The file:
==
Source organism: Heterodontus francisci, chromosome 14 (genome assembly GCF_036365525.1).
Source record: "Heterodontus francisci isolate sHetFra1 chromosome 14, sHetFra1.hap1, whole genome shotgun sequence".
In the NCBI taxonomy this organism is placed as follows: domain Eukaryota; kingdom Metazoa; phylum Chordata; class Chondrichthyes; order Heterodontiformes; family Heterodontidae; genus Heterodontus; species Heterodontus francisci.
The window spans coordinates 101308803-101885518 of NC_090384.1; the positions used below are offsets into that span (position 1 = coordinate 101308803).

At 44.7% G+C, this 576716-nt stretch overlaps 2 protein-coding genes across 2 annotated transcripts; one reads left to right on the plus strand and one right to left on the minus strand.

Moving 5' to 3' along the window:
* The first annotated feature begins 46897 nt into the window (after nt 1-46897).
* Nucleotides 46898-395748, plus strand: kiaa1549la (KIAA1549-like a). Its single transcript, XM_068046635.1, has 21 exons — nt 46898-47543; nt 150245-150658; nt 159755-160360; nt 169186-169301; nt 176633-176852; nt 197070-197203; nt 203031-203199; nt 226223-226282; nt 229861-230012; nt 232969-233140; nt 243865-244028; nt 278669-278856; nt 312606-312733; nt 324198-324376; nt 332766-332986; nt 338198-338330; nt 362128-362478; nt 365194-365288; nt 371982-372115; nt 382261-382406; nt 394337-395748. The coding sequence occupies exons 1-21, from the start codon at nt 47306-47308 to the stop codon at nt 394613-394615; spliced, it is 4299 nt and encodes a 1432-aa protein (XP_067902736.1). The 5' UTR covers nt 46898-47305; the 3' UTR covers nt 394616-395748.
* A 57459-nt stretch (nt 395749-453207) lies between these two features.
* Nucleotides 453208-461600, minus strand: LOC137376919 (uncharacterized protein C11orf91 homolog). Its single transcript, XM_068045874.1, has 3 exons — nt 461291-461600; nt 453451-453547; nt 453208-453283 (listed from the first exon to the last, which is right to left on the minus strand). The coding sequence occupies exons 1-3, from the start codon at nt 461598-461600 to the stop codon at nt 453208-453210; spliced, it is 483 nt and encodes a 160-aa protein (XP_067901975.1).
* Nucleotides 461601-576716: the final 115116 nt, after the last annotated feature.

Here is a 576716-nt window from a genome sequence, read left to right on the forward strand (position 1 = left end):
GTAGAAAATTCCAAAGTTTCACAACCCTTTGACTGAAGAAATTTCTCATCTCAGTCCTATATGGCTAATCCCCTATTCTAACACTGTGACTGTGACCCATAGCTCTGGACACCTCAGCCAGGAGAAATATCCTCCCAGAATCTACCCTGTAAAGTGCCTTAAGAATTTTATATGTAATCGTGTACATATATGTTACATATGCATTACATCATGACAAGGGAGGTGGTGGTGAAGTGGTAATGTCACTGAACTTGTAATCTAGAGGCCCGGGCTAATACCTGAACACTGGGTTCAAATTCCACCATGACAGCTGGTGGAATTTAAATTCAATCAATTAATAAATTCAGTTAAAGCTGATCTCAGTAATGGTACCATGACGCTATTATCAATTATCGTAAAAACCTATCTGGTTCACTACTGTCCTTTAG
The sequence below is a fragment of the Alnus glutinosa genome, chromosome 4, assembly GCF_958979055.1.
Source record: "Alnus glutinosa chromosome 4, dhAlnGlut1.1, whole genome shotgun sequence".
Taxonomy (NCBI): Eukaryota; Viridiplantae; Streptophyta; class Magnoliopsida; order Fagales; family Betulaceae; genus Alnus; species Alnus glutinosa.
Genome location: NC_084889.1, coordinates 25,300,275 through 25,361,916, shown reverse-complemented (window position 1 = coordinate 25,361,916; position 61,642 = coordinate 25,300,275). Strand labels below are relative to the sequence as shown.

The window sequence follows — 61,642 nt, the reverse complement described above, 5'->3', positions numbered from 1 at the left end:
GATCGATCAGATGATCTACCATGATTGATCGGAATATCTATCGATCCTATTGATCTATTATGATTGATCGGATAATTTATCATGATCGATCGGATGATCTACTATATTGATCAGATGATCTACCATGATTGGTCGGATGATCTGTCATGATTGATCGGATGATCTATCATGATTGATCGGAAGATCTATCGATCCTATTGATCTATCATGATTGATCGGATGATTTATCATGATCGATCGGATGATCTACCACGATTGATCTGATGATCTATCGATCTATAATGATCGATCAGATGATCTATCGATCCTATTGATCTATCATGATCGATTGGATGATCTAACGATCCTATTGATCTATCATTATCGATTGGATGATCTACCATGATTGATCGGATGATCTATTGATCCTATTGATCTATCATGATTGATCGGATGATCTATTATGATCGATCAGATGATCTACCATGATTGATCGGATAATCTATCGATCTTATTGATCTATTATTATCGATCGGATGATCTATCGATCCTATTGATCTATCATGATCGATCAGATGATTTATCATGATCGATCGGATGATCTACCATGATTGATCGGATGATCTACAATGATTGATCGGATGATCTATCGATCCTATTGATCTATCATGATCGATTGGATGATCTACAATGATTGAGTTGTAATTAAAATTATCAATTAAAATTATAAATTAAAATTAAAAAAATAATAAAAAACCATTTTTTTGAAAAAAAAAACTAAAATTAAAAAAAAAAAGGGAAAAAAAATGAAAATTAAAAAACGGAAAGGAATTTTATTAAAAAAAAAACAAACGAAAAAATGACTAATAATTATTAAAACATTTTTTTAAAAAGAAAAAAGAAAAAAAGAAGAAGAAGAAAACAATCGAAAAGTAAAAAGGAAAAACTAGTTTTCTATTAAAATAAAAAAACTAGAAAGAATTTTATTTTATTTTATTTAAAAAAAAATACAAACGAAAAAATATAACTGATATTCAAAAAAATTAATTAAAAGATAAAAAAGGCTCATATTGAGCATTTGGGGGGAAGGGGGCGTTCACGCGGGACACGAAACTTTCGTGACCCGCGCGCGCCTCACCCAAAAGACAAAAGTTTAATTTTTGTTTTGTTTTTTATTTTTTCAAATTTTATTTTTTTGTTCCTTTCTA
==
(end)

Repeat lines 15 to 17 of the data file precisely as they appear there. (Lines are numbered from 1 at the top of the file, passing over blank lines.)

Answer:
Source record: "Alnus glutinosa chromosome 4, dhAlnGlut1.1, whole genome shotgun sequence".
Taxonomy (NCBI): Eukaryota; Viridiplantae; Streptophyta; class Magnoliopsida; order Fagales; family Betulaceae; genus Alnus; species Alnus glutinosa.
Genome location: NC_084889.1, coordinates 25,300,275 through 25,361,916, shown reverse-complemented (window position 1 = coordinate 25,361,916; position 61,642 = coordinate 25,300,275). Strand labels below are relative to the sequence as shown.